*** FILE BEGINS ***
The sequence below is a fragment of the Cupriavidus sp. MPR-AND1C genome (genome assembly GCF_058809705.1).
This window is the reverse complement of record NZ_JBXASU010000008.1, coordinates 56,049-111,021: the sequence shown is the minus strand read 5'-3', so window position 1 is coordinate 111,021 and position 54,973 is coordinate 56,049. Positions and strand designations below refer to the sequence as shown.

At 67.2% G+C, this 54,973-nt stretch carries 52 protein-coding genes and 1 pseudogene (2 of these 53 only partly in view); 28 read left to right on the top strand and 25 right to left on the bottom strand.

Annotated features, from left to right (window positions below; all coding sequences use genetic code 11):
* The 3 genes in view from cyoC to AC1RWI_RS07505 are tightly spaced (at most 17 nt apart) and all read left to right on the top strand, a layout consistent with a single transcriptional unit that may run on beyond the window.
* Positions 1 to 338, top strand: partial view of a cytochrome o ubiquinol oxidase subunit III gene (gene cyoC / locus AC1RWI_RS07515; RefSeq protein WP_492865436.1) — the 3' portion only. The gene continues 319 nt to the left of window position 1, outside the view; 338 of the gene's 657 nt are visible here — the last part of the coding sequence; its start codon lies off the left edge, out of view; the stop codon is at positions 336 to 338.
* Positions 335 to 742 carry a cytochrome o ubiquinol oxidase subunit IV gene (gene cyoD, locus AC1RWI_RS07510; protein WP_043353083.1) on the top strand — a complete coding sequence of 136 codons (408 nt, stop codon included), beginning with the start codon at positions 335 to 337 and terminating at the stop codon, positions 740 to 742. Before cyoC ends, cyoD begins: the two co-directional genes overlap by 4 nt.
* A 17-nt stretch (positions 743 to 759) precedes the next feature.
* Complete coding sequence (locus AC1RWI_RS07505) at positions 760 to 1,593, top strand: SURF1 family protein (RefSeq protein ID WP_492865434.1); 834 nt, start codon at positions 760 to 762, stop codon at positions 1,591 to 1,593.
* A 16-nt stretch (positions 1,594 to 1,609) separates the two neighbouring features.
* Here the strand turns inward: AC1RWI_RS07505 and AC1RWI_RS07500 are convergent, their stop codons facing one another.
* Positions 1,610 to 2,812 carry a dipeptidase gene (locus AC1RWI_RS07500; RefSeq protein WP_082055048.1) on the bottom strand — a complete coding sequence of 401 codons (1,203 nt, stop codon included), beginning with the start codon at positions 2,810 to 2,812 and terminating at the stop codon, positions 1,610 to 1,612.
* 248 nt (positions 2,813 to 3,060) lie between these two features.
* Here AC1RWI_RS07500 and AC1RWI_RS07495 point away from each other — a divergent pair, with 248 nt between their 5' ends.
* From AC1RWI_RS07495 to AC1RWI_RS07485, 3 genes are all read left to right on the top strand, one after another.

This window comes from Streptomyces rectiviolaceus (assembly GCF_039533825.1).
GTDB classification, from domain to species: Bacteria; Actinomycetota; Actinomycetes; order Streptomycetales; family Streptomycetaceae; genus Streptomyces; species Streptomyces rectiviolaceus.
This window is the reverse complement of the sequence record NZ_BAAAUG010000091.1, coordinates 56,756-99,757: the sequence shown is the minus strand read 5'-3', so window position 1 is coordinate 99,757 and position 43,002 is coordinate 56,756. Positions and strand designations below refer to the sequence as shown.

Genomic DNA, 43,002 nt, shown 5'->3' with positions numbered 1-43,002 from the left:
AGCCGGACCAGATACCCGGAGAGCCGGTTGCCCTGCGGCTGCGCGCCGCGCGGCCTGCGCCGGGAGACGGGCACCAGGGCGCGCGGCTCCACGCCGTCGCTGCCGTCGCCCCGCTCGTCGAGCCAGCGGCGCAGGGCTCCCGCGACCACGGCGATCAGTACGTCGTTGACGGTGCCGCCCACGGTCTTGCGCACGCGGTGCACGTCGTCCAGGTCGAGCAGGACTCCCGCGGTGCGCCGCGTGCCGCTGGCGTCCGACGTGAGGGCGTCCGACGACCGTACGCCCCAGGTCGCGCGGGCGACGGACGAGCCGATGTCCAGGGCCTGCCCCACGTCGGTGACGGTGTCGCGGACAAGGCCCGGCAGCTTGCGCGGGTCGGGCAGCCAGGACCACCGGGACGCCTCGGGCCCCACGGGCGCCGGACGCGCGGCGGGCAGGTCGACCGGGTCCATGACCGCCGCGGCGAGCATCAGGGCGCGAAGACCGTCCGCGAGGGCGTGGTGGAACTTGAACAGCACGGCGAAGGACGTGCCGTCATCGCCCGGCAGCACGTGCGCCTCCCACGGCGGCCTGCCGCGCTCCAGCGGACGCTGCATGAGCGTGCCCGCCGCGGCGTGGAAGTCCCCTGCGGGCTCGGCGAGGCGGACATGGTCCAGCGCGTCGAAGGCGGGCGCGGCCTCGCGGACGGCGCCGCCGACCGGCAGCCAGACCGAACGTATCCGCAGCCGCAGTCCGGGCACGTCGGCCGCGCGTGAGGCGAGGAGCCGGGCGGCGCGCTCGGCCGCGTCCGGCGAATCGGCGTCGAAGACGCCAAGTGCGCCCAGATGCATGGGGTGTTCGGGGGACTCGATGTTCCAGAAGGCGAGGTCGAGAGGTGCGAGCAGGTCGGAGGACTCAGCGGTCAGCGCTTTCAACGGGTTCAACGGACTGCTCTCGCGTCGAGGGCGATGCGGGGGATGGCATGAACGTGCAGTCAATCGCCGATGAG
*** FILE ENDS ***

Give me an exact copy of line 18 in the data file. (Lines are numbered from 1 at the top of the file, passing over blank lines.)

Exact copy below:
This window is the reverse complement of the sequence record NZ_BAAAUG010000091.1, coordinates 56,756-99,757: the sequence shown is the minus strand read 5'-3', so window position 1 is coordinate 99,757 and position 43,002 is coordinate 56,756. Positions and strand designations below refer to the sequence as shown.